When we look at the profit margin and operating margin of the railway companies, we can see they are very profitable. CNI has by far the best TTM profit margin and TTM operating margin of the group at 26.77% and 35.31% respectively. UNP has a TTM profit margin of 14.74% and a TTM operating margin of 26.94%. NSC comes 3rd with a TTM profit margin of 14.25% and a TTM operating margin of 27.15%. Then, CP with a TTM profit margin and a TTM operating margin of 14.21% and 21.91% respectively. Finally, CSX comes in last with 13.50% for the TTM profit margin and 26.51% for the TTM operating margin.

For the measure of financial strength, the MRQ (most recent quarter) current ratio is 1.36 for CNI, the best of the group. UNP, NSC, CP and CSX have a MRQ current ratio of 1.22, 1.20, 1.13 and 0.91 respectively. UNP and CNI have the lowest MRQ Debt/Equity ratio at 0.54 and 0.56 respectively. NSC, CP and CSX have a MRQ Debt/Equity ratio of 0.62, 0.86 and 0.93 respectively.

The following table shows the return of an investment in the 5 railroads companies made on December 31, 1999 to September 3, 2010. We also compared the return of the market (SPY) for the same period. (For CP, the return is from December 31, 2001 to September 3, 2010). All the paid dividends are included for UNP, CSX, NSC and SPY. The paid dividends are included for the return of CNI and CP in CAD but not for the return in USD for those 2 stocks.

Company

Return in USD

Return in CAD

Canadian National Railway Company (CNI)

636.83%

474.74%

Union Pacific Corporation (UNP)

292.84%

N/A

CSX Corporation (CSX)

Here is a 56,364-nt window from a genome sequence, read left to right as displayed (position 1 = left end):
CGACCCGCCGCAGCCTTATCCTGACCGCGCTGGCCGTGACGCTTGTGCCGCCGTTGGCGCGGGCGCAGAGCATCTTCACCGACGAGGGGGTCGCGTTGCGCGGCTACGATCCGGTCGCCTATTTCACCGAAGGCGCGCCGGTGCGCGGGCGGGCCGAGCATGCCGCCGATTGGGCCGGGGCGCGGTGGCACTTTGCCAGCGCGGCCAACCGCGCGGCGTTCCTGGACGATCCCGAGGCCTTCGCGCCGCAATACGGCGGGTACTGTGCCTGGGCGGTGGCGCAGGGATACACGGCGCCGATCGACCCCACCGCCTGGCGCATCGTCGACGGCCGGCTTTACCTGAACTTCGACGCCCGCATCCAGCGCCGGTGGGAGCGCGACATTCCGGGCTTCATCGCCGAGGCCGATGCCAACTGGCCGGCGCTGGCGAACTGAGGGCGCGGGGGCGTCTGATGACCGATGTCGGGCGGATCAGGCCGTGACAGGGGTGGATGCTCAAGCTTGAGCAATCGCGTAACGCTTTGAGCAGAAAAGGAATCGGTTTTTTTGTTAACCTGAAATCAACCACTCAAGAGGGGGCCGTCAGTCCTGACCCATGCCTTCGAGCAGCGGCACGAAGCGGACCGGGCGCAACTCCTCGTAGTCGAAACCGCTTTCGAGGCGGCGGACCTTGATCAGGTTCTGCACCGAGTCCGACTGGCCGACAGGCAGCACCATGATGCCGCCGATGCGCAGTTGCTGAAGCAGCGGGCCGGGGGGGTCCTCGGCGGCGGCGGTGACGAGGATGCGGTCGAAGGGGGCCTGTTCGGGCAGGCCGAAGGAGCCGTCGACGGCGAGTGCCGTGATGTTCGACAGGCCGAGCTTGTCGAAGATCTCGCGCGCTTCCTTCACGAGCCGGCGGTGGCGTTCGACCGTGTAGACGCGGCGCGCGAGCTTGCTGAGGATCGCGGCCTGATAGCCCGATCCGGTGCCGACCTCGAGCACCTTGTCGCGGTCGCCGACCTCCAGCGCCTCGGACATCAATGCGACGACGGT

272.87%

N/A

Norfolk Southern Corporation (NSC)

222.06%

N/A

Canadian Pacific Railway Limited (CP)

219.03%

121.21%

Market (SPY)

-10.17%

N/A


An investment made in CNI on December 31, 1999 had a return of 636.83% on September 3, 2010 in USD (474.74% in CAD). The return for the same period was 292.84% for UNP, 272.87% for CSX and 222.06% for NSC while the Market was negative by 10.17%. Buy and hold was definitely a good strategy over that period for the railway companies.

As you can see, the extra volatility related to the railroad companies has paid off for the past years and the fundamentals of these companies are still great today.

After our analysis, CNI is the company with the greatest fundamentals. The company is theoretically the second lowest volatile of the group with a Beta ratio of 1.10. The stock had excellent past return, including during the recession of 2001 and during the crisis of 2008 in local currency. The stock outperformed the market 10 times over the 11 last years (in USD). At 1.61% (in CAD) and 1.54% (in USD), the yield is decent. The company is the only one of the group that raised its dividend each year over the last 10 years. The dividend is rising and the minimum rise was 6.93% per year over the last 10 years. The payout ratio of CNI is the lowest of the group. The TTM P/E of CNI is also the lowest of the group at 15.20. CNI’s profit margin and operating margin are the highest of the group. The global financial strength is good. Finally, the company declared profits 41 quarters over the last 42 and CNI is the company that increased its sales the most since 1996 among the group.

CNI stands out from others according to our analysis, but we found that in both good and bad economic climates, each one of these 5 companies is profitable and gave excellent return to their shareholders over the last decade. Finally, if you plan to take a position in a railway company and accept less volatility associated with these stocks, NSC seems the more secure company of the group according to its higher yield of 2.49% and its lower Beta of 1.08.

Who said the buy and hold was dead? For the next 10 years, wouldn’t it be wise to be a passenger and sit in a railroad company while profiting from the current momentum?

Source for industry group: Morningstar, Inc.

Disclosure: Long in CSX, NSC and SPY. No position in CNI, UNP and CP

Source: Railroads: Profitable on Every Track, Both in Good Times and Bad